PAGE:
Dog park gets go-ahead, again, in Coloma Twp.

The Coloma Charter Township Hall is pictured April 7, 2018.

COLOMA — Construction on the the Amicus Dog Park in Coloma Township will resume in eight days thanks to action by the Township Board on Wednesday night. 

The board approved a special use permit for the park. The area, which has been a park since Washington School was demolished, is zoned residential so a special use permit has always been needed.

The township had to apply to itself because it will assume responsibility for the park after Caleigh Dahn, who is creating the dog park for her Girl Scout Gold Award Project, is done with construction.

Rory Bell, the township’s maintenance supervisor, told Dahn and the board Wednesday that stronger fence posts will have to be installed. 

He said the ones that were installed by Dahn are already bending because they are residential grade and need to be commercial. He said this poses a maintenance problem if he has to constantly fix sections of the fence that are pushed over. 

Dahn said she does not have the money to buy new fences, but Bell and the Township Board agreed to help Dahn find stronger, cost-effective barriers. 

In addition to new fences, the Township Board said it will need a new site plan from Dahn that is made on a plat map of the site. The Township Board agreed to help her with that as well. 

When the Township Planning Commission recommended approving the permit 5-1 at it’s meeting last month, it laid out five conditions the township had to follow.

They were that appropriate hours and days are set and it’s closed during baseball tournaments at the park; that a detailed maintenance schedule is created; that the driveway next to the park is graded properly; and that the Planning Commission perform an annual review of how the park is doing.

The other condition was that a privacy fence between the next door property be erected.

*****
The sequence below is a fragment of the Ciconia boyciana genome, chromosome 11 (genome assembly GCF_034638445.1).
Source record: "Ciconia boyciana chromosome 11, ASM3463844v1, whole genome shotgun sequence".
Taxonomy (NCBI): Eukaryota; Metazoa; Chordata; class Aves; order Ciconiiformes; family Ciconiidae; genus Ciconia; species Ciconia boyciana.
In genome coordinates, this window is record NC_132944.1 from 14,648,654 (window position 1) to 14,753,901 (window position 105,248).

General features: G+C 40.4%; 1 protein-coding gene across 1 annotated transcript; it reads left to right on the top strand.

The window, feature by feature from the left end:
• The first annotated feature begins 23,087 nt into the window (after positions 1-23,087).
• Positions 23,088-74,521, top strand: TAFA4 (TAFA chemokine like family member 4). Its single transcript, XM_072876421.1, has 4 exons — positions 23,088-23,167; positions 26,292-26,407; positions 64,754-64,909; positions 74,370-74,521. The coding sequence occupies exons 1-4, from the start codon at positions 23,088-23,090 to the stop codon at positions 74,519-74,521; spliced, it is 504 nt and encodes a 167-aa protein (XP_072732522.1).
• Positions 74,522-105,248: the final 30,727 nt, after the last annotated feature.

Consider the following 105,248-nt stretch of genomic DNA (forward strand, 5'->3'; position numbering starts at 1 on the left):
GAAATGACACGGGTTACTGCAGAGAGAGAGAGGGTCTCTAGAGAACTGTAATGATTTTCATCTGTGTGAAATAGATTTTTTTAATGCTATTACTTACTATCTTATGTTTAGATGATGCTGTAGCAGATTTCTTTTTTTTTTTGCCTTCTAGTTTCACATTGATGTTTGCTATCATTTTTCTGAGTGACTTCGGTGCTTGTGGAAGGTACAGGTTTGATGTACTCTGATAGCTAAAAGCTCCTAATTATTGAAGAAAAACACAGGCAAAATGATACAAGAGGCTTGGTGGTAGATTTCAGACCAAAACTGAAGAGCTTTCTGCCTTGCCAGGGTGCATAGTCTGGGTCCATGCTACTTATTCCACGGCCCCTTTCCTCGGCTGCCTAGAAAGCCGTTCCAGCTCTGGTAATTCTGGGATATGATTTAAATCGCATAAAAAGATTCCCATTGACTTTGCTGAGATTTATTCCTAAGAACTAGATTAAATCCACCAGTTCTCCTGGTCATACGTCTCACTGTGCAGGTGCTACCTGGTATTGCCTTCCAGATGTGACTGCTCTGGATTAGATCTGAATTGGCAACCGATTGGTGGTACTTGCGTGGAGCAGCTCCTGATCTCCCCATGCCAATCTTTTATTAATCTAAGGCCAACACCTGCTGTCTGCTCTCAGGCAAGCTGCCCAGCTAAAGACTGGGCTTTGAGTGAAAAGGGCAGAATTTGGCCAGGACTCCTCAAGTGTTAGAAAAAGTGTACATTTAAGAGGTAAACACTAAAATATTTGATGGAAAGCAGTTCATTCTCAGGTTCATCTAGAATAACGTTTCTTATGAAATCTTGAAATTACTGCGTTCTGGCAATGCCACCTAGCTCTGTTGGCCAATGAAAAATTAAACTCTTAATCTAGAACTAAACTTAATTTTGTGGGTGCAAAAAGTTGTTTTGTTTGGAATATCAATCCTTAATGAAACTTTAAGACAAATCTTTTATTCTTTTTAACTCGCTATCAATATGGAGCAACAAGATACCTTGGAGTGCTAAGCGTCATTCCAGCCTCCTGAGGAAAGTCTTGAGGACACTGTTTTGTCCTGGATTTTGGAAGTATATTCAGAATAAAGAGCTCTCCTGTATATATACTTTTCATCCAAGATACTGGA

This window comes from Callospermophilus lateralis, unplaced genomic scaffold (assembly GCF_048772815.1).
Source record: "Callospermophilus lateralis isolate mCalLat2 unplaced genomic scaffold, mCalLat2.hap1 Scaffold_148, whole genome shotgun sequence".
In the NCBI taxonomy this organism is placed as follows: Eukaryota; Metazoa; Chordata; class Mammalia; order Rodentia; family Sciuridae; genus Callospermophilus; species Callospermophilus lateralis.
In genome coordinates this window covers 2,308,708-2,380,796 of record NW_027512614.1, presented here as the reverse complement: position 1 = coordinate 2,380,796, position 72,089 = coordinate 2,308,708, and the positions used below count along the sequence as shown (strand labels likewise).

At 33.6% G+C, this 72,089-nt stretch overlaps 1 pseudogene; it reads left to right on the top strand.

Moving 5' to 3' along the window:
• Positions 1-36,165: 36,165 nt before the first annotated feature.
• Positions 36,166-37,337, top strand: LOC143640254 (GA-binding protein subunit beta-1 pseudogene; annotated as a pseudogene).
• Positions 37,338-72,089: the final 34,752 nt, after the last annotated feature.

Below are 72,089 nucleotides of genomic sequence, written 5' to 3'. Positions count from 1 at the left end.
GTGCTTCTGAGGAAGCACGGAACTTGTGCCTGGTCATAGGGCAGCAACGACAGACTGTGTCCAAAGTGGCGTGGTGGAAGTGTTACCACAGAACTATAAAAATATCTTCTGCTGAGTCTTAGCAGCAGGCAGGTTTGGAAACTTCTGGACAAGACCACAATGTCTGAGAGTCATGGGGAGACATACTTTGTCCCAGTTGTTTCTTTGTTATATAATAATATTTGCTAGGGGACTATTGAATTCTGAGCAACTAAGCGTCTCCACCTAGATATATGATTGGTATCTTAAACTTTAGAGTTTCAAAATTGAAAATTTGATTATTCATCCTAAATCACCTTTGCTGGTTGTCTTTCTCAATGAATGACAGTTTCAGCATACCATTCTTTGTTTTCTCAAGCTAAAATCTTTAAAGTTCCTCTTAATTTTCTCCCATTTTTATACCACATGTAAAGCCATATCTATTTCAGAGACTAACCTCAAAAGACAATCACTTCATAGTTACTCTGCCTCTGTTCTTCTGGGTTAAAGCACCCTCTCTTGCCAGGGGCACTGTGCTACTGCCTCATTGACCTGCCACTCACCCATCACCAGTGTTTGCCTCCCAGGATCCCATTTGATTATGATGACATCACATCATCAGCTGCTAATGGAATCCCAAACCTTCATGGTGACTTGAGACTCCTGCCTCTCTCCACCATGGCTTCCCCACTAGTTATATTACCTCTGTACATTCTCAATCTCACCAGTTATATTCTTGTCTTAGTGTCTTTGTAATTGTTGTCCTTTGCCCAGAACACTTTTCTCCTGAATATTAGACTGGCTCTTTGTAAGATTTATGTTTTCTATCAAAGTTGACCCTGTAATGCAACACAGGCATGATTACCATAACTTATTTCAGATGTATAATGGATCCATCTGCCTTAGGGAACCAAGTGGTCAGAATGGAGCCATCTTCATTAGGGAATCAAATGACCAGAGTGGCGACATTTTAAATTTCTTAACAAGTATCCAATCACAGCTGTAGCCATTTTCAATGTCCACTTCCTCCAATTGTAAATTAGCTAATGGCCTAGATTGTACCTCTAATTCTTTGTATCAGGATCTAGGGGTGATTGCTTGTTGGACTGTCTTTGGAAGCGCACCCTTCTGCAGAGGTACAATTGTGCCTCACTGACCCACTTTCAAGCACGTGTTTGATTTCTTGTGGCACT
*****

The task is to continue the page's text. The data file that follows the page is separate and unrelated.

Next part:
Roxann Daugherty, whose daughter and granddaughter live next to the site, had previously asked the township for the privacy fence between the park and her daughter’s property.

She told the board Wednesday night she never asked for the fence, so the board took it out of the conditions with its approval. 

Trustees agreed the other conditions are very easy to accomplish. 

In other business, the Township Board appointed Bob Howell to the trustee position left open by the resignation of Matt Moser in August. The term goes through November 2020. 

Howell serves on the township’s Planning Commission and Board of Review. 

Clerk Sandy Kraemer said the township got five letters of interest for the position, and the trustees felt that with Howell’s experience on other boards he was the most qualified. 

Police Chief Jason Roe said the township needs to be in compliance with state requirements by separating the township’s administration department and police department with a physical barrier.  

He said this has to be done because of the sensitive material the police department handles, which regular administrative staff could hear over radios or phone calls and see on computer screens or on desks or copiers. 

Roe suggested building a wall would be the most cost-effective option. 

Trustees agreed they would like to explore all options, including possibly using an unused back section of the building. Roe said the department would be docked during its next audit this fall if a physical barrier is not erected. 

Contact: anewman@TheHP.com, 932-0357, Twitter: @HPANewman